“Jimmie,” said Carruthers earnestly. “You know what I thought of him before. It’s like a new lease of life to get back one’s faith in him. You leave it to me. I’ll put the Gray Seal on a pedestal to-morrow that will be worthy of the immortals—you leave it to me.”
And Carruthers kept his word. Also, before the paper had been an hour off the press, Carruthers received a letter. It thanked Carruthers quite genuinely, even if couched in somewhat facetious terms, for his “sweeping vindication,” twitted him gently for his “backsliding,” begged to remain “his gratefully,” and in lieu of signature there was a gray-coloured piece of paper shaped like this:
Only there were no fingerprints on it.
THE MOTHER LODE
It was the following evening, and they had dined together again at the St. James Club—Jimmie Dale, and Carruthers of the morning news-Argus. From Clayton and a discussion of the Metzer murder, the conversation had turned, not illogically, upon the physiognomy of criminals in general. Jimmie Dale, lazily ensconced now in a lounging chair in one of the club’s private library rooms, flicked a minute speck of cigar ash from the sleeve of his dinner jacket, and smiled whimsically across the table at his friend.
“Oh, I dare say there’s a lot in physiognomy, Carruthers,” he drawled. “Never studied the thing, you know—that is, from the standpoint of crime. Personally, I’ve only got one prejudice: I distrust, on principle, the man who wears a perennial and pompous smirk—which isn’t, of course, strictly speaking, physiognomy at all. You see, a man can’t help his eyes being beady or his nose pronounced, but pomposity and a smirk, now—” Jimmie Dale shrugged his shoulders.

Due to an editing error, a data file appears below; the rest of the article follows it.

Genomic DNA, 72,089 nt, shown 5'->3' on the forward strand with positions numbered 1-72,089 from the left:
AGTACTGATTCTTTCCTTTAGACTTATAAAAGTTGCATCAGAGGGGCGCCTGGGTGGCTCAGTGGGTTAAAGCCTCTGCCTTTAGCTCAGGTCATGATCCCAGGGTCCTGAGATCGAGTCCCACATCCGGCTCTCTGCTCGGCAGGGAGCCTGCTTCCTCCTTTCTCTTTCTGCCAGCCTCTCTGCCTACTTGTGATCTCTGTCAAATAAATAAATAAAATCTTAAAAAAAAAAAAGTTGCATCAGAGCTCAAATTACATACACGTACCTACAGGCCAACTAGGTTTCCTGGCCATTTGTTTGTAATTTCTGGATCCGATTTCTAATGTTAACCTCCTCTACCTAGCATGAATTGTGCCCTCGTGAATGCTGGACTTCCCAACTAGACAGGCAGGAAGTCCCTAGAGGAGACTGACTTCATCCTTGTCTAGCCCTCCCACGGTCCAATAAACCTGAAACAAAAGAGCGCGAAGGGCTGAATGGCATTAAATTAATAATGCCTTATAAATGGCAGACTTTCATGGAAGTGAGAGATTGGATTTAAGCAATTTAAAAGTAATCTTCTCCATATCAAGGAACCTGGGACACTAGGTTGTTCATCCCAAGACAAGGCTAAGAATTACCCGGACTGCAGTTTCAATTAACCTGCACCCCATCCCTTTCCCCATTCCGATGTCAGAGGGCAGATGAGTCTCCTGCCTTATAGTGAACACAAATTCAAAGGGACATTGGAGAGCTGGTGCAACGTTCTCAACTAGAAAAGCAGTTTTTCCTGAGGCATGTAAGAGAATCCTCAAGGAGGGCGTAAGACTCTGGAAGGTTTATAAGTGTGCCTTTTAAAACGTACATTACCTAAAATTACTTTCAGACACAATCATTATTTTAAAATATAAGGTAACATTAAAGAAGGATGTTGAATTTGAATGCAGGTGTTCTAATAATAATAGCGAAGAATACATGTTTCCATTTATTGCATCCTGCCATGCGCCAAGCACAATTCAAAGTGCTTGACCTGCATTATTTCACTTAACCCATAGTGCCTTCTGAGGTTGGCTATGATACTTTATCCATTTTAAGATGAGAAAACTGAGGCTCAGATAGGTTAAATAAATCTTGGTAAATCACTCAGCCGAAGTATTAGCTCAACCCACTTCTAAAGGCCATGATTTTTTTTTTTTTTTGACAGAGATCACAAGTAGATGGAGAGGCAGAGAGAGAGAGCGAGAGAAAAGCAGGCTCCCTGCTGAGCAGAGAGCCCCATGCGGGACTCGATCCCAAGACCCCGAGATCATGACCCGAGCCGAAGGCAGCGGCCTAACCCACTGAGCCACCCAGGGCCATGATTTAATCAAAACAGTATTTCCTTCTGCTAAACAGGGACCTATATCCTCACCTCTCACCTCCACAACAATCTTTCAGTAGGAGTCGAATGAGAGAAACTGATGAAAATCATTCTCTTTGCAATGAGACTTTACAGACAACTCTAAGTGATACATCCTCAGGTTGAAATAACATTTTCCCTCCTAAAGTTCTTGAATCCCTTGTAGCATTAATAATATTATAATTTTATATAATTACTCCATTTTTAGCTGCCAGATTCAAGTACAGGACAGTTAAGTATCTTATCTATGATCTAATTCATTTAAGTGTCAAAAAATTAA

Carruthers laughed—and then glanced ludicrously at Jimmie Dale, as the door, ajar, was pushed open, and a man entered.
“Speaking of angels,” murmured Jimmie Dale—and sat up in his chair. “Hello, Markel!” he observed casually, “You’ve met Carruthers, of the news-Argus, haven’t you?”
Markel was fat and important; he had beady black eyes, fastidiously trimmed whiskers—and a pronounced smirk.
Markel blew his nose vigorously, coughed asthmatically, and held out his hand.
“Of course, certainly,” said he effusively. “I’ve met Carruthers several times—used his sheet more than once to advertise a new bond flotation.”
The dominant note in Markel’s voice was an ingratiating and unpleasant whine, and Carruthers nodded, not very cordially—and shook hands.
Markel went back to the door, closed it carefully, and returned to the table.
“Fact is,” he smiled confidentially, “I saw you two come in here a few minutes ago, and I’ve got something that I thought Carruthers might be glad to have for his society column—say, in the Sunday edition.”